|+ Stunning design||- Overly similar to S7 Edge|
|+ Great screen||- Iris scanner doesn't convince|
|+ Lots of power||- Battery could be bigger|
"The Samsung Galaxy Note 7 is big, powerful and impressive, but feels like a conservative upgrade".
With the Galaxy S7 and Galaxy S7 Edge Samsung made two of its best phones yet so there was understandably a lot of excitement around the Galaxy Note 7, a phone which at the very least promised to be a supersized version of them.
With the addition of an iris scanner, a USB Type-C port, a tweaked design and the best version yet of the S Pen it’s more than just a bigger S7, but is it the perfect phablet? Read on for our first impressions.
The Samsung Galaxy Note 7 has a 5.7-inch Super AMOLED display with a resolution of 1440 x 2560.
Let’s break that down: The size is 0.2 inches larger than the already quite big Samsung Galaxy S7 Edge, putting it firmly in phablet territory, while the Super AMOLED technology delivers bright, vibrant visuals and the QHD resolution leaves it a sharp 518 pixels per inch.
It’s also got two curved edges, just like the Samsung Galaxy S7 Edge, though the curves are slightly less pronounced here, meaning you’re less likely to accidentally press on them when using the phone.
It’s also got a new trick up its sleeve in that it supports HDR content, meaning it can display brighter whites and deeper blacks than a normal screen. In practice there isn’t much content designed to take advantage of that just yet, but it helps futureproof the phone.
With a metal frame and a glass back the Samsung Galaxy Note 7 looks a lot like the Galaxy S7 Edge at first glance, but the corners are less rounded, while the back is more so, leaving it with a slightly classier look, though it’s entirely subjective whether it looks better and both handsets have a very premium appearance.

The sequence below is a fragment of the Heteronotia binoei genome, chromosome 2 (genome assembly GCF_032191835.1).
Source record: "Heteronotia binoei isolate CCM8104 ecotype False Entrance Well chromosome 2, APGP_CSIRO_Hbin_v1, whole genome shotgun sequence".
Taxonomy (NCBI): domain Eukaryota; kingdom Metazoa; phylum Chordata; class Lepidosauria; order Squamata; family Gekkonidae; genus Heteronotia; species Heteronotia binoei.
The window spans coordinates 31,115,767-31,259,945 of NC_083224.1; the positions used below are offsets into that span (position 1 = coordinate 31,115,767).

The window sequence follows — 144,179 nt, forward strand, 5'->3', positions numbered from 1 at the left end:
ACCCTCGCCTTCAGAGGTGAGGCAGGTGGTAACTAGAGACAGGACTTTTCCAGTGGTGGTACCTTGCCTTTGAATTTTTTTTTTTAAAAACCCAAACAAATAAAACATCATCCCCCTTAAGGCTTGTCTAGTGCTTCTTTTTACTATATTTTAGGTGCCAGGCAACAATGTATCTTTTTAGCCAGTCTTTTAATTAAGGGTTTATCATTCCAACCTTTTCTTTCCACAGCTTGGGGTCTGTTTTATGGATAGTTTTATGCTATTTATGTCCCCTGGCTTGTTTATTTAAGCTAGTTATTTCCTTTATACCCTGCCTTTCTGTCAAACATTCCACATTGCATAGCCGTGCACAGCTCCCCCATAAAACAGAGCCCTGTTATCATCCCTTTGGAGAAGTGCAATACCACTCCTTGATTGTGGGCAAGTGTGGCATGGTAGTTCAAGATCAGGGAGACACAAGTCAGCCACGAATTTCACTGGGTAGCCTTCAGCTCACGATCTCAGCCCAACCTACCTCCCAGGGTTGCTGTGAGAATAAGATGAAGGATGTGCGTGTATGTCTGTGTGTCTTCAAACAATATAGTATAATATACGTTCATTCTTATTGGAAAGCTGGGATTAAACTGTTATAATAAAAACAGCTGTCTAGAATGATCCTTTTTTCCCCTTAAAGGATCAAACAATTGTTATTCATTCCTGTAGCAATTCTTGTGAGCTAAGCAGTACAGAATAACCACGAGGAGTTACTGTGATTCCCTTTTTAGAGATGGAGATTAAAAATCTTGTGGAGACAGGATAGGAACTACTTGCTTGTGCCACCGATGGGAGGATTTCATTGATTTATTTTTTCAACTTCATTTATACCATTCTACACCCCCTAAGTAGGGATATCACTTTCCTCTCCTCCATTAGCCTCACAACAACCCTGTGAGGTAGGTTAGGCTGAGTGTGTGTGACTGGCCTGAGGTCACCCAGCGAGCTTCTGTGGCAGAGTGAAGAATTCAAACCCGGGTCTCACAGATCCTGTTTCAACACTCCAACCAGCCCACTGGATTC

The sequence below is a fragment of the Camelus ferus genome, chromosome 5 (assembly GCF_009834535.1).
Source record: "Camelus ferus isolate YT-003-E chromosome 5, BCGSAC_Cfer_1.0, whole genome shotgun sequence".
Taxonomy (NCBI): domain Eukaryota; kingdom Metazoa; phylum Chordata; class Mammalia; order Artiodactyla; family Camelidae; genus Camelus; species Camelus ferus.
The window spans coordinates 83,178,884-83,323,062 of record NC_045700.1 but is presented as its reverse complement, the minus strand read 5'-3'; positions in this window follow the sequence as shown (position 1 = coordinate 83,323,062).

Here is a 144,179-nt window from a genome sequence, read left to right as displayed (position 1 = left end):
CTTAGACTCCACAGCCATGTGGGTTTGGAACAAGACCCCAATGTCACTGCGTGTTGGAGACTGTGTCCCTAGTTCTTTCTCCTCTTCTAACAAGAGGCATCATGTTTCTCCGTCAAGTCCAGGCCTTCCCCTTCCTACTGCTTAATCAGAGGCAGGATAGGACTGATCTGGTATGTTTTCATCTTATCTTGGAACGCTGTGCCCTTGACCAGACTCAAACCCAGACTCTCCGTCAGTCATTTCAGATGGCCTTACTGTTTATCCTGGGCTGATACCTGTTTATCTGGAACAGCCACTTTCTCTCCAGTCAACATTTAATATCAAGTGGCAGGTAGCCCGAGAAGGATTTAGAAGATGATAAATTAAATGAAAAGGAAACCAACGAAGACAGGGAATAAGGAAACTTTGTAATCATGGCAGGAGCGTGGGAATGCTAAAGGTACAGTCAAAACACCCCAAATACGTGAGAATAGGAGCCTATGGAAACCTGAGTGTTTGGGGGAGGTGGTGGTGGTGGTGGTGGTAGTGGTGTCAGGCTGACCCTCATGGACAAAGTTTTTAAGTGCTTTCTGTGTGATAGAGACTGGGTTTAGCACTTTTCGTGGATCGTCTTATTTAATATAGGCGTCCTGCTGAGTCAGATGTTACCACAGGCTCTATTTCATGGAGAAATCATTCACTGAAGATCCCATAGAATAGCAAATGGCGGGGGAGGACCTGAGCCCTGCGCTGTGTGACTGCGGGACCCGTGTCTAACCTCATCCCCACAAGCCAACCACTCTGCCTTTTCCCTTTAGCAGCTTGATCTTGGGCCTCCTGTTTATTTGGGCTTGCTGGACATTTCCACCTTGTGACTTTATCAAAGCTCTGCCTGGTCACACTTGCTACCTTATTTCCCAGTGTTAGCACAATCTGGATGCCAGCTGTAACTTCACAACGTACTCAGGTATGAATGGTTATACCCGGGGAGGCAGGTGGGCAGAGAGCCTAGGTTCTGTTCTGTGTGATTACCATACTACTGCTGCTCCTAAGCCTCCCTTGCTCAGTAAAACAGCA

It’s also IP68 certified dust and water resistant, just like the S7 Edge, but its frame is built from 7000 Series aluminium and its screen uses Gorilla Glass 5, both of which make it stronger and more durable than most handsets.
The Samsung Galaxy Note 7 has an octa-core Exynos 8890 processor, with four cores clocked at 2.3GHz and four running at 1.6GHz, along with 4GB of RAM and if that sounds familiar it’s because it’s exactly the same spec as the Samsung Galaxy S7.
But that’s ok, because Samsung’s early 2016 flagship is still one of the most powerful phones on the planet, so you can expect slick performance from the Note 7.
The camera on the Samsung Galaxy Note 7 is much the same as the S7’s too, with a 12MP snapper on the back complete with optical image stabilisation and a dual pixel sensor, giving it a fast, accurate autofocus.
Photo quality seems as great as you’d expect, rivalling the Galaxy S7 and up there with the best smartphone camera performance around. Even in low light it does a solid job and it can record video in crisp 4K.
The front-facing camera is less remarkable, as it has just a 5MP lens, but this again is the same as the Samsung Galaxy S7 and it’s more than capable of taking a solid selfie.